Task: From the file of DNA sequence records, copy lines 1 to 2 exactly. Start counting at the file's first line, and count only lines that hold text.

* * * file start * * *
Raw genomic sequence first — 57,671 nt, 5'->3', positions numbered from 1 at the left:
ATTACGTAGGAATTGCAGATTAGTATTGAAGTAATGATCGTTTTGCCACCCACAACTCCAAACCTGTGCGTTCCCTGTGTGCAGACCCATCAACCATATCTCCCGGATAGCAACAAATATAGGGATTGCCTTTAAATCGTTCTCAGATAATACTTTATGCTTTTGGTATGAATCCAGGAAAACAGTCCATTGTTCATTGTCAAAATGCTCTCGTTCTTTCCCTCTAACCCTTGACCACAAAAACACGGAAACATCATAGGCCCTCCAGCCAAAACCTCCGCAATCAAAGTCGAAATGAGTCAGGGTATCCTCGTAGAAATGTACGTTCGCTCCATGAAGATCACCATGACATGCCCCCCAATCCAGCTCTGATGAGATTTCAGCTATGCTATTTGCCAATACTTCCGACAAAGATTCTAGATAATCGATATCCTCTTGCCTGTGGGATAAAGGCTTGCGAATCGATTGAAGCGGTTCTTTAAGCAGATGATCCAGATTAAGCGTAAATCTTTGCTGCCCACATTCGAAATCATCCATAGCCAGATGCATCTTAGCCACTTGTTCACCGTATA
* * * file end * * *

Raw genomic sequence first — 57,671 nt, 5'->3', positions numbered from 1 at the left:
ATTACGTAGGAATTGCAGATTAGTATTGAAGTAATGATCGTTTTGCCACCCACAACTCCAAACCTGTGCGTTCCCTGTGTGCAGACCCATCAACCATATCTCCCGGATAGCAACAAATATAGGGATTGCCTTTAAATCGTTCTCAGATAATACTTTATGCTTTTGGTATGAATCCAGGAAAACAGTCCATTGTTCATTGTCAAAATGCTCTCGTTCTTTCCCTCTAACCCTTGACCACAAAAACACGGAAACATCATAGGCCCTCCAGCCAAAACCTCCGCAATCAAAGTCGAAATGAGTCAGGGTATCCTCGTAGAAATGTACGTTCGCTCCATGAAGATCACCATGACATGCCCCCCAATCCAGCTCTGATGAGATTTCAGCTATGCTATTTGCCAATACTTCCGACAAAGATTCTAGATAATCGATATCCTCTTGCCTGTGGGATAAAGGCTTGCGAATCGATTGAAGCGGTTCTTTAAGCAGATGATCCAGATTAAGCGTAAATCTTTGCTGCCCACATTCGAAATCATCCATAGCCAGATGCATCTTAGCCACTTGTTCACCGTATA